View all newsletters
Receive our newsletter - data, insights and analysis delivered to you
  1. Technology
November 13, 1995

UNISYS SERVER TO HELP A, 2200 USERS GO TO UNIX, NT

By CBR Staff Writer

The draining two-incompatible-mainframe-lines legacy still hangs like a millstone around Unisys Corp’s neck as it tries to refocus itself as a client-server systems company equally at home with Unix and Windows NT. It has already got its A-series CPU down to a microprocessor, and today’s Unigram.X reports that the company is about to send into beta test a hybrid symmetric multiprocessing server that will run Unix, NT and its Series A and 2200 mainframe operating systems, connecting mainframe data via hardware and software to open systems. The server, a completely new architecture, sports Pentium Pros to run Unix and NT, and a new cross-system mainframe chip set claimed to integrate legacy applications with open systems front ends. The unnamed eight-way machine will be targeted at the sizable Unisys mainframe customer base and independent software vendors seeking to modernise applications. It’s due next spring from the Enterprise System Division. Admitting that it should have done this years ago to bring forward the bases it inherited from Sperry and Burroughs, Unisys says the technology gives customers a path from legacy systems. The new proprietary processor and the Pentium Pro are installed in one box, tightly integrated with a high-speed interconnect and the Unisys USoft subsidiary’s Tuxedo-based Online software, with hooks for Unix, NT, and IBM Corp and Unisys legacy systems. Online will enable users to access data anywhere on the machine transparently; a Unix or NT interface can access mainframe applications and databases. Eventually all the data can be moved to the client-server side. The mainframe side is brought to life by a new 0.5 micron CMOS chip set designed by Unisys and fabricated by IBM that supposedly solves the problem of integrating Unisys’ divergent A Series and 2200 Series – although two alternative chip sets seems more likely since A Series is 48-bit and 2200 is 36-bit, and very few users have both A-series and 2200 or would want both.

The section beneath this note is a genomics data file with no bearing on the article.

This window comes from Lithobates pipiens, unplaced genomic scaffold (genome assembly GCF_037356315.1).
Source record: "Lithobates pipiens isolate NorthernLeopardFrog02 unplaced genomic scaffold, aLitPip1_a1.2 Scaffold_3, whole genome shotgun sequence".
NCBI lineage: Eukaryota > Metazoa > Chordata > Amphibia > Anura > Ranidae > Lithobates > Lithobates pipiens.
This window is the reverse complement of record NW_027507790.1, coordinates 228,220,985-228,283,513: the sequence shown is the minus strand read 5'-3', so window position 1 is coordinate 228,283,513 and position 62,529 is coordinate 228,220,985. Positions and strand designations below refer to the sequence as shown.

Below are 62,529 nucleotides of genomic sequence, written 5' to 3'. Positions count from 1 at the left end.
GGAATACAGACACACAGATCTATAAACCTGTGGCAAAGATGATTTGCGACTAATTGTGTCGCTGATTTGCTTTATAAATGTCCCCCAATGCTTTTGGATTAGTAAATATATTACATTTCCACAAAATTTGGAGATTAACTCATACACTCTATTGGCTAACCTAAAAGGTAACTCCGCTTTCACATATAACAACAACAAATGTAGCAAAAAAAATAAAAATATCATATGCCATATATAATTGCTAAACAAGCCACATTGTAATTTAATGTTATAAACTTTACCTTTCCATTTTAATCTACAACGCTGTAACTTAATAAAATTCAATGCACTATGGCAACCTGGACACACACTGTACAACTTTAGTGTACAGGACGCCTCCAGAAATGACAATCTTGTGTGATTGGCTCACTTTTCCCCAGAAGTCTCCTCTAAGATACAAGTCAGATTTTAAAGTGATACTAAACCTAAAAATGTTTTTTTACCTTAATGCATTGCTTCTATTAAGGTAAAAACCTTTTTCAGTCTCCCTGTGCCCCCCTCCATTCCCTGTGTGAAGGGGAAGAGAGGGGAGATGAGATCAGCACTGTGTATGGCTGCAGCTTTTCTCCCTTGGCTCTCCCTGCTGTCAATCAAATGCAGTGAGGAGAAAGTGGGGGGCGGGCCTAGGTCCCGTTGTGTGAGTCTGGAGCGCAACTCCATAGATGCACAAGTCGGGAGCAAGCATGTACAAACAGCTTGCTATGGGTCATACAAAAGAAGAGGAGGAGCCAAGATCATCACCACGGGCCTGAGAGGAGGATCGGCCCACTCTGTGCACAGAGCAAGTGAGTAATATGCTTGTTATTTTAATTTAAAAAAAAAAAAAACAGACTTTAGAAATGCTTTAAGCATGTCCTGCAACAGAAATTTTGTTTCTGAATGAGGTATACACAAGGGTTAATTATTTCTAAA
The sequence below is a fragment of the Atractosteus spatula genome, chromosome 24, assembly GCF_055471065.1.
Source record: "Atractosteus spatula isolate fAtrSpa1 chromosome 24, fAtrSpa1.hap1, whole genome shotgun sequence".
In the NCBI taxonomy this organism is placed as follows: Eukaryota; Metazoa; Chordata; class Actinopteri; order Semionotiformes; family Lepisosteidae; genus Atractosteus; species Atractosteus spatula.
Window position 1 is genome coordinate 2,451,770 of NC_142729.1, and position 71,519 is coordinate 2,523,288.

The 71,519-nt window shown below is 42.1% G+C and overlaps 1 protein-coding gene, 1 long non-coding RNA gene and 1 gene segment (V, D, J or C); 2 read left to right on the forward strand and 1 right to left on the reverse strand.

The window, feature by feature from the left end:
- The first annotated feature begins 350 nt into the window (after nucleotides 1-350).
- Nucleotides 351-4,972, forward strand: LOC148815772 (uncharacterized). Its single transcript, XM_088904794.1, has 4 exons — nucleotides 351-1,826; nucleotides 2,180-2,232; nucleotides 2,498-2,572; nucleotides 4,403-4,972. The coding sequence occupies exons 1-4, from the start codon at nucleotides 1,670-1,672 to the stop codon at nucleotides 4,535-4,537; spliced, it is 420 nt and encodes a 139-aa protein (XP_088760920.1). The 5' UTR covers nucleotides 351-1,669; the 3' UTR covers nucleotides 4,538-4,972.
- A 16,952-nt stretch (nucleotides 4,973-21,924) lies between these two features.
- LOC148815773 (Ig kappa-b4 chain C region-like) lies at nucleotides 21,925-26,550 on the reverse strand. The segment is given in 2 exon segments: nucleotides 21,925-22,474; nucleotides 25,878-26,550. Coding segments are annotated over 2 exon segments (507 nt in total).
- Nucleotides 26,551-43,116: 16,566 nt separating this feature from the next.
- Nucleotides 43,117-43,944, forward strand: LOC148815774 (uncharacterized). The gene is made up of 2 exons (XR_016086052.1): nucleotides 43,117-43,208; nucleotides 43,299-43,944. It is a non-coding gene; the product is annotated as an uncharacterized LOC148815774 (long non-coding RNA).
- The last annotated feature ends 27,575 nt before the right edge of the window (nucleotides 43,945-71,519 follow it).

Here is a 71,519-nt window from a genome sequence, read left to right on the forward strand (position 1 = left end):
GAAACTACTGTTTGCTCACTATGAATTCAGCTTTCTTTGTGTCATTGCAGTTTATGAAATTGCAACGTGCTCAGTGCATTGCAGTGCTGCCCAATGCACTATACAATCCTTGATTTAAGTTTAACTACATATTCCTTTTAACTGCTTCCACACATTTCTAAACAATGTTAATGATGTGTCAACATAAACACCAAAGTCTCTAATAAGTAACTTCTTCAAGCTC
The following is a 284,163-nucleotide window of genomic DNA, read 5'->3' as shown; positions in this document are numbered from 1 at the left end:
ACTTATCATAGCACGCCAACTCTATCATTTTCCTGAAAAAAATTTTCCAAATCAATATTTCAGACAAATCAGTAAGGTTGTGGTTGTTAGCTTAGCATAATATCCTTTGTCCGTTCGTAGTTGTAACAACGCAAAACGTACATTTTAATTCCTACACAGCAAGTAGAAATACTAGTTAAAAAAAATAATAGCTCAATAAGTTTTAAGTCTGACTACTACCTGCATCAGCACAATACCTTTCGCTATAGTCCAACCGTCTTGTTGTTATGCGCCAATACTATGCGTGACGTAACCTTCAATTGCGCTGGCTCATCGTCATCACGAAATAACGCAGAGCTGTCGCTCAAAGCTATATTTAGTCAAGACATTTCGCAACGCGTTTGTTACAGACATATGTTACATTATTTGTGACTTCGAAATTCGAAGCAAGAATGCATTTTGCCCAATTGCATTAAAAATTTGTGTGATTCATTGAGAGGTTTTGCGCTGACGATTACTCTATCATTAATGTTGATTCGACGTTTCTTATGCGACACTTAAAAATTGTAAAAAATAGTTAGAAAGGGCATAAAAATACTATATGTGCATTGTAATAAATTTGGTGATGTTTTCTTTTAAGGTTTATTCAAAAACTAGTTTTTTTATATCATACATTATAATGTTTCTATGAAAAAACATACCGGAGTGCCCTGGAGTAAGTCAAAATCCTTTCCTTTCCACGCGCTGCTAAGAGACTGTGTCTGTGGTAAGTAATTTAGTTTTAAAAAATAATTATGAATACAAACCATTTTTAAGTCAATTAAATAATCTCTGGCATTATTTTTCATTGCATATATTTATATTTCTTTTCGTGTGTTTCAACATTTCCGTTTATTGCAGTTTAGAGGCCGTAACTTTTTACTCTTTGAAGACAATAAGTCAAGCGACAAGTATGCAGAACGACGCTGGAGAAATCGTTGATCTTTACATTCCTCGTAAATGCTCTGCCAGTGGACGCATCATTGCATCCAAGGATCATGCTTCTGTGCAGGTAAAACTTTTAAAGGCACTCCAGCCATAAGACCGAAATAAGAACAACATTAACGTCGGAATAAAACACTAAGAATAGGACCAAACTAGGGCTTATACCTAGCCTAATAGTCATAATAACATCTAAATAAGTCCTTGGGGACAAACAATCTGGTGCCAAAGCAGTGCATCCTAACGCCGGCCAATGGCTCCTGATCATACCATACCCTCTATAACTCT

Topics in this article :
Websites in our network
Select and enter your corporate email address Tech Monitor's research, insight and analysis examines the frontiers of digital transformation to help tech leaders navigate the future. Our Changelog newsletter delivers our best work to your inbox every week.
  • CIO
  • CTO
  • CISO
  • CSO
  • CFO
  • CDO
  • CEO
  • Architect Founder
  • MD
  • Director
  • Manager
  • Other
Visit our privacy policy for more information about our services, how New Statesman Media Group may use, process and share your personal data, including information on your rights in respect of your personal data and how you can unsubscribe from future marketing communications. Our services are intended for corporate subscribers and you warrant that the email address submitted is your corporate email address.
THANK YOU